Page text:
General Lee stood on a hill just outside of Richmond, studying the armies amassing to take the capitol of Virginia. He shook his head and passed his binoculars silently to Stonewall Jackson. Jackson squinted into the field glasses, muttering as he took a look for himself.
"Well, General," he said,"Providence has seen fit to send quite a collection of characters against us. Goblins of course, Zombies as expected, Angels, Trolls, Frogmites and -" Jackson broke off suddenly in shock.
Virginia's State Champs tourney certainly came out a bit quirkier than most. Not one, but two Mesmeric Orb decks made the Top 8, and a freakin' Disciple of the Vault deck took second place. But what about the common soldier of the battlefield, trudging through the mud and daring a hail of bullets, far from the blinding spotlight of the Top 8?
This is their story.
Or mine, at least.
The Obligatory Decklist:
4 Isochron Scepter
3 Raise the Alarm
4 Mana Leak
3 Sculpting Steel
2 Grid Monitor
4 Wrath of God
1 Oblivion Stone
4 Coastal Tower
3 Stalking Stones
1 Secluded Steppe
1 Lonely Sandbar
1 Seat of the Synod
1 Ancient Den
Funny thing is, this deck used to be a Goblin Charbelcher deck, but I ended up killing with Stalking Stones so often the deck began to drift. Nowadays, the idea was to hard-lock the other guy by imprinting Metamorphose on a Scepter, (preventing them from ever drawing anything new) then either killing their creatures or imprinting Boomerang on another Scepter and constantly bouncing threats. The backup plans were Sceptering a Raise the Alarm, or using Sculpting Steel to get multiple Grid Monitors into play.
Every once in a while, Metamorphose + Scepter + Timesifter meant many extra turns of fun. (It also turned Metamorphose into removal, but now I'm out-janking myself.) Fabricate is the card that made it all possible, grabbing Scepters, the Stone, Grid Monitors to staunch the blood flow, or even mana fixing (hence the reason for the two artifact lands).
I playtested perhaps thirty games each against Mono-Black, Equipped White Weenie, U/W, Goblins, and Affinity (with Lodestone Myrs - for God's sake, people, get it right!). Against Mono-black and U/W, I found the trick was to bounce lands in preference to almost anything else. An early Scepter/Boomerang forced Mono-black into the enjoyable (for me) situation of Culling Scales-or-lose. U/W would have to counter the Boomerang to try and dig themselves out of enforced manascrew. Equipped White Weenie got owned by the Fabricate-able Culling Scales out of the board.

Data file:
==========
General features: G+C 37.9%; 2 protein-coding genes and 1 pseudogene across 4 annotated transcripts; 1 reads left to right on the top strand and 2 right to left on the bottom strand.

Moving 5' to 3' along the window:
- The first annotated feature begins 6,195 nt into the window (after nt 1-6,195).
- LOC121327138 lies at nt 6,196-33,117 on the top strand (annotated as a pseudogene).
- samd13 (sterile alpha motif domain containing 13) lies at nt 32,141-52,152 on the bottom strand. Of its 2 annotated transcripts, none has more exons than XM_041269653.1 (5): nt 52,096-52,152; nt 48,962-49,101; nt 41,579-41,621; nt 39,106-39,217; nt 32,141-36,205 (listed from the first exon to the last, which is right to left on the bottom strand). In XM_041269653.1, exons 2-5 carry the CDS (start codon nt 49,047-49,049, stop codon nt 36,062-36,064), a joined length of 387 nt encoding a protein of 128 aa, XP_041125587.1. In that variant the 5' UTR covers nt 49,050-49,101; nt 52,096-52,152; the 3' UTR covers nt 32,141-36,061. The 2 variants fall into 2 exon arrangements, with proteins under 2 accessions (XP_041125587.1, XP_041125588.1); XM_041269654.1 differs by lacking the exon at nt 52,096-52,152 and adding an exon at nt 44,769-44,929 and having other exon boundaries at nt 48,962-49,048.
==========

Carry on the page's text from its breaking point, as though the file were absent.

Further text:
Of course, Goblins and Affinity destroyed me. I think I won maybe two games where Goblins went first. Even main-decked Circle of Protection: Red didn't usually do the trick. So I took a gamble and massively hated on Affinity, putting in Rule of Law to stifle their explosive development, Altar of Light for obvious reasons, and March of the Machines to kill their land.
Not since my Onslaught-block Three-Color Decree deck (hey, once I got eight mana you were dead) had I so desperately hoped I wouldn't see any of those damn red men at a tourney. My backup plan was to pray my opponent didn't notice the"Protection from Blue" line on that silly Piledriver card.
Yeah, I know.
The plans had been made and the lines drawn - the Battle for Richmond had begun. I took my place beside the other hundred-and-eighty-odd (and boy, were they odd) soldiers and tried to ignore the revival taking place in the next room of the hotel. There were a few people more than expected, so the bottom tables were dragged in from adjoining rooms, and strongly resembled the kiddy-table that I and my cousins used to be forced to eat Christmas dinner on.
Round 1: Cameron (G/W/r control)
Straight back to Christmas I went, complete with tiny table, green and red imagery, and many rude surprises. Cameron kicked off with a Forest, then followed it up with a Mountain, tapping them both to play Lightning Greaves. What the hell was he playing? Whatever it was, it was about to beat me like a runaway slave. Playtesting had shown me that the Greaves were Affinity's greatest weapon against me, as most of my tricks require, well, targets. Plus, Haste is just good. So here I was, staring down my greatest nightmare in a deck I couldn't possibly anticipate.